If you're in the US, the coming days will be spent in the company relatives, some of whom may not be totally approving of your red-blooded capitalistic career in finance. How can you deflect their criticism? Fortunately, Deutsche's new Konzept Magazine offers some hot tips.
In a piece titled, 'On your Marx, Bankers vs. Politicians,' Deutsche's global head of FX research, Bilal Hafeez suggests the Marxist method of de-fanging bankers - government ownership - wouldn't work.
"State-owned or dominated banking systems are no better than private ones at averting crises," says Hafeez. "If anything they do worse. Japan, with its intimate link between government industrial policy and bank lending in the 1980s, could not prevent the subsequent decades of stagnation. Moreover, an IMF study of all the major bank crises since 1970 found that indeed state ownership of banks was a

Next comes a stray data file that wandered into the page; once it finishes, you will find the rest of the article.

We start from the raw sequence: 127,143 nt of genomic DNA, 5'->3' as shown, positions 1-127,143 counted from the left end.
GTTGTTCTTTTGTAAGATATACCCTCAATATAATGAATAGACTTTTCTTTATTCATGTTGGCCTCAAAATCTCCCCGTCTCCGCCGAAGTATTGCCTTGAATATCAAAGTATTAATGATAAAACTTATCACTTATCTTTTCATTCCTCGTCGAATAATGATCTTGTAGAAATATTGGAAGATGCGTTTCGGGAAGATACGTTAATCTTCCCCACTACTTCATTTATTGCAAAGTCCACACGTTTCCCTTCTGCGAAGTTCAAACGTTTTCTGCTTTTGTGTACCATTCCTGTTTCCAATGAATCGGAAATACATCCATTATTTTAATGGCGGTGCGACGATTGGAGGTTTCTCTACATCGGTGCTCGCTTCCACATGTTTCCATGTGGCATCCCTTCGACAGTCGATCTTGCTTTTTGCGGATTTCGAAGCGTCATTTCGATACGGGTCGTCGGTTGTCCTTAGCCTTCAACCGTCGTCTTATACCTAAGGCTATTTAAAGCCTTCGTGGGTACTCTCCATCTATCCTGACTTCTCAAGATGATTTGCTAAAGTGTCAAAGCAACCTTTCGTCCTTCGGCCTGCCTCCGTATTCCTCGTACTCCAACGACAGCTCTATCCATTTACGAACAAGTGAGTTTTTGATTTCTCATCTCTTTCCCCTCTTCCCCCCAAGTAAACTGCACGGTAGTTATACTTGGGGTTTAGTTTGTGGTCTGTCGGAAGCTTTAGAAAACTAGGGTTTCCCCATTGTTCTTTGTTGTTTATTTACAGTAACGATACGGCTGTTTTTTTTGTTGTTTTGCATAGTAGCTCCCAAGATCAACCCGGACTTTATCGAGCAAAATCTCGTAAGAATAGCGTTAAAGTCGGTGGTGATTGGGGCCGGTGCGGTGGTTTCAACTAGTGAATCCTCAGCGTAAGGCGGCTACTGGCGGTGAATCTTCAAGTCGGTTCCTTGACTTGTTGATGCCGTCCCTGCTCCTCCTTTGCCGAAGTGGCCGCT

Rather than exposing the wrong doing of the privately-owned banking sector, Hafeez says the recent financial crisis showed that every kind of financial system was susceptible instability. US investment banks were as affected as small regional banks in Europe and high street banks in Britain. The reason for this, he argues, is that bankers themselves weren't to blame for the problem. "The root cause of the crisis was a binge in credit that fuelled household debt and and real asset boom that eventually went bust."
Moreover, Hafeez says simply regulating banks is insufficient to prevent future crises. This is because bankers aren't the only ones with a vested interest in driving asset booms which turn to busts. Politicians and homeowners are equally culpable and no one's talking about regulating them.